Garden! My heart stops. I look to my stepdad, Stephen, for guidance.
‘Well,’ he says, standing up and looking sadly at my mum, ‘I think that sounds pretty unmissable, don’t you?’
Dad’s voice, when he spoke again, finally, would be quiet, indistinct, as if he was talking only to himself. The queen’s sister, he would whisper, was a tyrant. She made the people work day and night. They starved; they got sick; they were sad, lonely, stopped caring for one another. Roofs caved in, windows shattered in the stormy weather, houses fell into the sea: families huddled together to ward off the cold winds and hide from the hot sun. When the floods came the queen’s sister looked the other way. Fights broke out in the streets: amongst neighbours, amongst brothers and sisters, husbands and wives, mothers and fathers and sons and daughters. And because the queen’s twin sister looked exactly like the queen, nobody knew that anything had changed. They all endured in the belief that they would one day get their own magic fire.
The queen’s sister had a different plan. Rather than give each household its own block of magic fire, she would store them all in central banks and give people only just enough magic to make them believe they had their own fire, while making them even more helpless, even more dependent.
But there was a problem: how would she transport the magic to each individual household?
One day the queen’s sister ordered all the people in the land to stop doing whatever they were doing and join forces to weave the thickest and longest ropes you could imagine. They weaved and weaved for months and months, persevering through sickness, hunger, poverty. The land groaned under the weight of these huge, fat threads. When they were complete, they were to be spread across the country. Just enough magic would flow through them to power ovens, hoovers, wirelesses, games consoles, beard trimmers and no more.
But when these colossal ropes were finally finished – years, decades later – they were too heavy for anyone to lift. So what did the queen’s sister do? You wouldn’t believe what she did. She did the one thing she was supposed never to do. She woke the Giants.
Susan Orchard always used to ask Mum to stay for tea and Mum always said she had to get on but maybe another time and I knew that Susan Orchard always bought things in especially for Mum because there would be a Safeways bag in the kitchen with iced buns and pink wafers which we’d never get to eat but this time I knew Mum was in a good mood because when we walked up the driveway she looked at the house and laughed and said how on earth can they afford this place so I wasn’t surprised that when Susan Orchard asked her if she wanted a cup of tea she said this time oh why not and put her car keys in her handbag and zipped it up and clutched it under her arm until Susan Orchard said just plonk your things down wherever there’s room sorry about the chaos and why don’t you two go and explore the garden and I’ll call you when tea’s ready and Jonathan took me by the hand and led me through a landscape of unopened boxes and piles of clothes and home-recorded VCRs and old issues of Radio Times and bare electrics and no furniture and into an empty kitchen with linoleum flooring and white wall tiles stained with splashes of fat and grimy windows which made the outside look darker than it was but also the inside and he pulled me through the back door and out into his garden and I have to take a step back.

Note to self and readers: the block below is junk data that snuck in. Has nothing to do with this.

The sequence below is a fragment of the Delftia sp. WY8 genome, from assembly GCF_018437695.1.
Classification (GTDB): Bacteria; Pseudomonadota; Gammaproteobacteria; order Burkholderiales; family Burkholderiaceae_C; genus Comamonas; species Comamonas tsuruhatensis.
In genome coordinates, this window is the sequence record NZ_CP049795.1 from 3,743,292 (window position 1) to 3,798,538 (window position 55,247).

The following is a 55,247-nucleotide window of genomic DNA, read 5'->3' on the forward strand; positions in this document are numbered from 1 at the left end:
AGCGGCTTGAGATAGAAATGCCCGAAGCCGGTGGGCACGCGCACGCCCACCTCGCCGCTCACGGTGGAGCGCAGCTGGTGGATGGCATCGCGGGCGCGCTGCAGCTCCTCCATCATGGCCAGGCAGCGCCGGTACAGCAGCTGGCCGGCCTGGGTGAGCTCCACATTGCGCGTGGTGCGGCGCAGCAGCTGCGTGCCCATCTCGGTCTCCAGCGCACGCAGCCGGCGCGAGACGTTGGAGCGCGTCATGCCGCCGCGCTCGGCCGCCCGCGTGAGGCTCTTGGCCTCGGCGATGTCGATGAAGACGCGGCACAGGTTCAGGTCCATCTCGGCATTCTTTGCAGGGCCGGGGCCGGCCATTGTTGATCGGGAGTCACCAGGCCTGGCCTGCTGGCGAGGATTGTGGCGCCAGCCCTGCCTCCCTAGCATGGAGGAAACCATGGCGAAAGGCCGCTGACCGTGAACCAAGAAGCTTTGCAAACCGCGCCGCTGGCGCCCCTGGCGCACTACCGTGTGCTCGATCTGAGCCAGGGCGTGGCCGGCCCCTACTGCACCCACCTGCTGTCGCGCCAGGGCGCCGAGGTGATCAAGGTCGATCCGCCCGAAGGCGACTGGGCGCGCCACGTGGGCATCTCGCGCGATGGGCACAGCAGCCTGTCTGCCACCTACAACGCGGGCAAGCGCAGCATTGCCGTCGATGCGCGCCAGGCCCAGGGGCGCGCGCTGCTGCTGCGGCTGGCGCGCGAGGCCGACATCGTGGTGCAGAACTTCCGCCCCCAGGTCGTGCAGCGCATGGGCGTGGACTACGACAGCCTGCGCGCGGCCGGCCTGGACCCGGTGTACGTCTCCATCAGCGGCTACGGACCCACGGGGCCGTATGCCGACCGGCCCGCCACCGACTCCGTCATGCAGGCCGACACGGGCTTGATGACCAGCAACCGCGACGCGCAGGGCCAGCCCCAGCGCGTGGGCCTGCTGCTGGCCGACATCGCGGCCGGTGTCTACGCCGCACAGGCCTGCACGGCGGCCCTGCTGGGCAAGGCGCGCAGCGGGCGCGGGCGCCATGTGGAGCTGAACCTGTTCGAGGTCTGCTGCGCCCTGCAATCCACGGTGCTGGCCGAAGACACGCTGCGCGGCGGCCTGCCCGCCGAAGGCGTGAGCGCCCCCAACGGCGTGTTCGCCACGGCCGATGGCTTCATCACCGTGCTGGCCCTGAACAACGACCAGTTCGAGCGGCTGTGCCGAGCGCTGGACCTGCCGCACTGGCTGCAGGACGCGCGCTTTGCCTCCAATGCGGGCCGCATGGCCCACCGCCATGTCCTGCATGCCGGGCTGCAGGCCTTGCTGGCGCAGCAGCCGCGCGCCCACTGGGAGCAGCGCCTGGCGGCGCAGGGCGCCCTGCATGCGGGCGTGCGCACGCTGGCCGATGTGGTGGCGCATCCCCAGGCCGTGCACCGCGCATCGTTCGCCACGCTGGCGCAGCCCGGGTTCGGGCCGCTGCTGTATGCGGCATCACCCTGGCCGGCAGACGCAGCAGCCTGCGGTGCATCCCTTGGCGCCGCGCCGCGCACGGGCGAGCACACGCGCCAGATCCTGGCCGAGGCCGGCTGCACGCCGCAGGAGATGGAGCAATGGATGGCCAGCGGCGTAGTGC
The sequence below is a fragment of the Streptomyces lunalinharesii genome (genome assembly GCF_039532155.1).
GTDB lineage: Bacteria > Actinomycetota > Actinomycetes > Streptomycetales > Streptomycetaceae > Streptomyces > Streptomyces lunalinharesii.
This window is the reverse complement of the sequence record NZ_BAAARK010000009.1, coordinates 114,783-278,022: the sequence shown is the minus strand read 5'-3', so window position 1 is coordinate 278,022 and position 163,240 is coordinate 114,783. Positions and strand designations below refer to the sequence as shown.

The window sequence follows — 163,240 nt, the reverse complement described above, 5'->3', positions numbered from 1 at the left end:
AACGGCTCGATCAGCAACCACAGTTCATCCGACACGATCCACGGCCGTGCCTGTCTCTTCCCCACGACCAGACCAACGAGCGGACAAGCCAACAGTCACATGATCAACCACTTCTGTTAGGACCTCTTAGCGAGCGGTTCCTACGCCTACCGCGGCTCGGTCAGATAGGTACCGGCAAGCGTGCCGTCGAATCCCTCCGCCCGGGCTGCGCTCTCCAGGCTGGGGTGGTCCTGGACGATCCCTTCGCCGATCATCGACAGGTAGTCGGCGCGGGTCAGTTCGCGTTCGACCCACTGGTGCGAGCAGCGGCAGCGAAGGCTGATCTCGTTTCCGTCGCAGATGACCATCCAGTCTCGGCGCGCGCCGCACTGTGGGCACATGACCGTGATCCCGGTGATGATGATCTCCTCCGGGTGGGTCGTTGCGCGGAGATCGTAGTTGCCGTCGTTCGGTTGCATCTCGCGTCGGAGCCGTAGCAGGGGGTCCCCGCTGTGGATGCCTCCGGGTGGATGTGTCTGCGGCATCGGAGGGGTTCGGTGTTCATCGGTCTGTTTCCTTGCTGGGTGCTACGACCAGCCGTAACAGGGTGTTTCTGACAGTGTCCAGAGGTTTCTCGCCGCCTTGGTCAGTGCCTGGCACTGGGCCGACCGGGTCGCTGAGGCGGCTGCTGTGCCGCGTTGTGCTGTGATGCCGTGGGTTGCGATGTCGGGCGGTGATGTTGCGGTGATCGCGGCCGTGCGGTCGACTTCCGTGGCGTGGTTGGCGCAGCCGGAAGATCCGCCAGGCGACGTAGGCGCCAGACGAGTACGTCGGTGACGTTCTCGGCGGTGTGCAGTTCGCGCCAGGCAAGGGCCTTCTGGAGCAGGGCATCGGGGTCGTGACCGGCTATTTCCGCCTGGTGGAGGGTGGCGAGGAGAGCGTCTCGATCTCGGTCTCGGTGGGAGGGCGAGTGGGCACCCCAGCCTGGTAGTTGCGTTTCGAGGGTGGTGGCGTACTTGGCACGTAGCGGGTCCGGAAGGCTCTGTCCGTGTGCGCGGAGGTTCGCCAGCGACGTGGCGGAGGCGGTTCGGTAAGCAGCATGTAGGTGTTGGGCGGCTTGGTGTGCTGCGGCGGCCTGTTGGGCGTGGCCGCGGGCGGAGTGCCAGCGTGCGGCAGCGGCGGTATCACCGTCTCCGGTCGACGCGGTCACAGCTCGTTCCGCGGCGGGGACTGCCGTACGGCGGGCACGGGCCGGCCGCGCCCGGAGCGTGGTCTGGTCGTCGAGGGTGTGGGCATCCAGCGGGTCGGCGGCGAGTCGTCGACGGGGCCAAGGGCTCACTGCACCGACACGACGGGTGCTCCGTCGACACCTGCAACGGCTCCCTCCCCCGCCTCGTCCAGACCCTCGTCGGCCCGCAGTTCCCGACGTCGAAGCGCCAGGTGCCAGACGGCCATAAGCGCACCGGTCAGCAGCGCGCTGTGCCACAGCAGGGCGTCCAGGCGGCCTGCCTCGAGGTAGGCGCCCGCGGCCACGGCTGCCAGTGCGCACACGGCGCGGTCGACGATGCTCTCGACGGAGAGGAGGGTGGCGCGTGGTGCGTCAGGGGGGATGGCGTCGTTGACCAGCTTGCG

I’m scared. I’m scared because at some point I’m going to have to stop. And once I’ve stopped, I will have spoken. I’m scared of having spoken. I don’t know where it’ll take me and I don’t know how I’ll get back. Back to where? Back to the moment before speech. To the mute, open-mouthed, pregnant moment before speech. You think it’s silence but it isn’t silence. It’s the breath before song, it’s the blank space around the text. Your world unmediated, immediate. You’re scared that your world will have spoken. You don’t want your world to have spoken. You don’t want a still birth.
But I’ll go on. We’re in Jonathan’s garden. It’s pretty big but we can see easily down to the end. There’s a patio right in front of us, cracked and weed-strewn and mossy, grey and green, perhaps a metre and a half deep. On it are two garden chairs, their white plastic roughened and their legs speckled grey. Their seats are stained with a green, viscous liquid that acts as an adhesive for twigs, leaves, dead insects. There’s a table between the chairs and an ashtray on the table, full of black water; three or four cigarette butts float at its surface. Something smells of salt. There’s a long stretch of what was presumably once green grass but is, in memory, earth so grey it looks more like overcooked mincemeat. In the middle of the churned, grassless earth, isolated, is what must be the ripped side of a cardboard box. Ripped the wrong way, so it lies in shards, the inner tubing laid bare, though the rain has drenched it and it’s softening into mulch. It looks like there might once have been a design on the side but the ink has run. Smeared is the word that comes to mind; you could say that the cardboard is smeared on the earth.
The mountains trembled and slowly unfurled. It’s said, Dad would say, you could hear the Giants waking up as far away as the North Pole.